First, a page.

This very short story tells of one hour lived in the life of Louise Mallard, who has just been told that her husband had died. Instead of being overwhelmed with grief, Louise has an ironic reaction: she feels free and happy. Chopin describes Louise as feeling "Free! Body and soul, free!" Louise did feel sad that her husband died--he had been kind and she "had loved him, sometimes," but felt marriage to be stifling and repressing, so looked forward to the years ahead that "would be hers and hers alone."
There are a couple possible themes to this story. One is repression in marriage. In Chopin's time period, women were born and bred to be married, and it was supposed to be the ultimate form of happiness. That was what life was for. But, in this story, Chopin is asserting that it can repress women and stifle their individuality, and that not all women are happy in marriage. Another potential theme is that of irony, or, the message that we shouldn't assume things. Just because her husband had died, we shouldn't assume it was all bad for Louise. Just because she was shocked and died at the end, of what the doctors concluded was "joy that kills," doesn't mean that she died for joy when her husband walked in. Appearances and stereotypes can be deceiving, so, don't assume things.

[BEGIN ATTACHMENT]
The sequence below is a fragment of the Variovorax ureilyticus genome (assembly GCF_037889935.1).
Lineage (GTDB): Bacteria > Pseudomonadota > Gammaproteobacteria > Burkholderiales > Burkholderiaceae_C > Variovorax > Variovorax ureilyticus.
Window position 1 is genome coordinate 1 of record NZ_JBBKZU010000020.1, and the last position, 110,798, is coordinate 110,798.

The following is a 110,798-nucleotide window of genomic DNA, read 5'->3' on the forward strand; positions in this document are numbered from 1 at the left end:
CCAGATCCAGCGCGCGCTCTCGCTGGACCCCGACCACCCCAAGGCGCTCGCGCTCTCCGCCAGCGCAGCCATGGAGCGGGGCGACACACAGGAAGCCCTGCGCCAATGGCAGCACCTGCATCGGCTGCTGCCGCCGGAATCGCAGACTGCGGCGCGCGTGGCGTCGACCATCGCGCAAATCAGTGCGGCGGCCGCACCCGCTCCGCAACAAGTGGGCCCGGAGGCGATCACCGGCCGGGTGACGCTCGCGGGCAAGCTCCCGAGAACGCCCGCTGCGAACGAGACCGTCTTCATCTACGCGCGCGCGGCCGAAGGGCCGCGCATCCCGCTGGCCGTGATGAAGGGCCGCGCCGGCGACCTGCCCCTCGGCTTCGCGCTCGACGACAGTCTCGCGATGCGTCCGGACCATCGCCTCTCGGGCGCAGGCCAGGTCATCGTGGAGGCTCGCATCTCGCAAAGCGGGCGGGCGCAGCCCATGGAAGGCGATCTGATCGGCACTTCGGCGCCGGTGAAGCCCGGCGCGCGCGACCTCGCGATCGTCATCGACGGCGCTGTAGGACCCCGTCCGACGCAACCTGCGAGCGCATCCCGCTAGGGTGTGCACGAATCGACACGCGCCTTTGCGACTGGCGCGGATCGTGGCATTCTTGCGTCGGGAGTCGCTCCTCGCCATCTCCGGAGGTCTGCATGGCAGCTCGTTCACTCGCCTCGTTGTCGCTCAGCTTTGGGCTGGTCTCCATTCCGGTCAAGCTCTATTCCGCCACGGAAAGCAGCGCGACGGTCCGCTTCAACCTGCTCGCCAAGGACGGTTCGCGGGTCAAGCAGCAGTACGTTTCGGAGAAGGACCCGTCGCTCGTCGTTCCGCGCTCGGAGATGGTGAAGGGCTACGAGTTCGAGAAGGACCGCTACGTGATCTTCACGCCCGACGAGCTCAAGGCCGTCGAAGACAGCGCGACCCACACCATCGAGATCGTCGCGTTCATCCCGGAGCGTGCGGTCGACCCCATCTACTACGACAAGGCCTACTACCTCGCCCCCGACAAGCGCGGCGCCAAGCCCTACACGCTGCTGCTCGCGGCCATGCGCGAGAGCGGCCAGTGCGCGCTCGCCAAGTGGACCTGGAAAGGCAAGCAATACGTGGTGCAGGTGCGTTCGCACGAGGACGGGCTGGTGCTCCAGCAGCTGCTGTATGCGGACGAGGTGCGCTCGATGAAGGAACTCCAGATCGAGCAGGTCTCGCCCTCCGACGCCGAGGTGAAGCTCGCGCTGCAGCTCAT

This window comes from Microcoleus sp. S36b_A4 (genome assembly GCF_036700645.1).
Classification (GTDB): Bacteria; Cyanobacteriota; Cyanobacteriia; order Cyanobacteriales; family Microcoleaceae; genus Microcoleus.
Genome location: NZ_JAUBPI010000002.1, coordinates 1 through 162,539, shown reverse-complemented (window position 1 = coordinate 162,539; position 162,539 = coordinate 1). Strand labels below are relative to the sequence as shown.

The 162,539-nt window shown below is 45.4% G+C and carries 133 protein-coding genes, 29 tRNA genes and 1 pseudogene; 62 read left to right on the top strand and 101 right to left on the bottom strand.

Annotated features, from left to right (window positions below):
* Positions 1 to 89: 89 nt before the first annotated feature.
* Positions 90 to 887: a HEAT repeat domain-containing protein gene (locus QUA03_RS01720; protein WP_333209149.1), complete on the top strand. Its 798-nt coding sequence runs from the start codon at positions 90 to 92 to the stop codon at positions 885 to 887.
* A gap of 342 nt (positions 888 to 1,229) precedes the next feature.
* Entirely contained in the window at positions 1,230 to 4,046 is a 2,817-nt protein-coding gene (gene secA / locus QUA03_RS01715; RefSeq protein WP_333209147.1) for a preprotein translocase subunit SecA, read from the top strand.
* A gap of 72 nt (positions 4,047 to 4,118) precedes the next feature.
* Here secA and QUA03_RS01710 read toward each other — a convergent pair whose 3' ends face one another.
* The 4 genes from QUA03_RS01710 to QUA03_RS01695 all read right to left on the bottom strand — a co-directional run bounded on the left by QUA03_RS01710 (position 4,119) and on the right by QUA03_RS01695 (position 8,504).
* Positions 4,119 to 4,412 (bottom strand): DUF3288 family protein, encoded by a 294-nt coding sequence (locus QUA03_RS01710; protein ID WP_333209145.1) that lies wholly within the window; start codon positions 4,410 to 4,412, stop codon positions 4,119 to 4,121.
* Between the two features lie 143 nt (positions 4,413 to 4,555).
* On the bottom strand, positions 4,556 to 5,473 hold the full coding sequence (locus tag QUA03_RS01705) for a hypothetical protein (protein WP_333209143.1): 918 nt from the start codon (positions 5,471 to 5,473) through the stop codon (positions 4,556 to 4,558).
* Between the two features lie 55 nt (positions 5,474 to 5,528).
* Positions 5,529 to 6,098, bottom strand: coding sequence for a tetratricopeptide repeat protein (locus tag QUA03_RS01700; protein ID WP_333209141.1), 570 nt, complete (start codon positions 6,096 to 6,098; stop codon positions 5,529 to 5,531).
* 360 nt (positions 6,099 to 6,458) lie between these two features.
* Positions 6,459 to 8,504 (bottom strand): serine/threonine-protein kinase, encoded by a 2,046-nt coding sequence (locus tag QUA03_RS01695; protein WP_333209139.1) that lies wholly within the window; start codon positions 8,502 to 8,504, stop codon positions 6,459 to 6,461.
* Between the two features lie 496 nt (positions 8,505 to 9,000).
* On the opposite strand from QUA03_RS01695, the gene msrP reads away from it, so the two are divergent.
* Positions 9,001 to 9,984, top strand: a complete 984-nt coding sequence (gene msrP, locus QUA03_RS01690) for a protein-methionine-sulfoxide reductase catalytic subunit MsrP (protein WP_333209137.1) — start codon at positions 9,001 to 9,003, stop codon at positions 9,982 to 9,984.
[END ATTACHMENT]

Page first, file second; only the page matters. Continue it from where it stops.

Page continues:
I hope those thoughts help a bit; I provided a link below to some other possible themes that might work also. Good luck!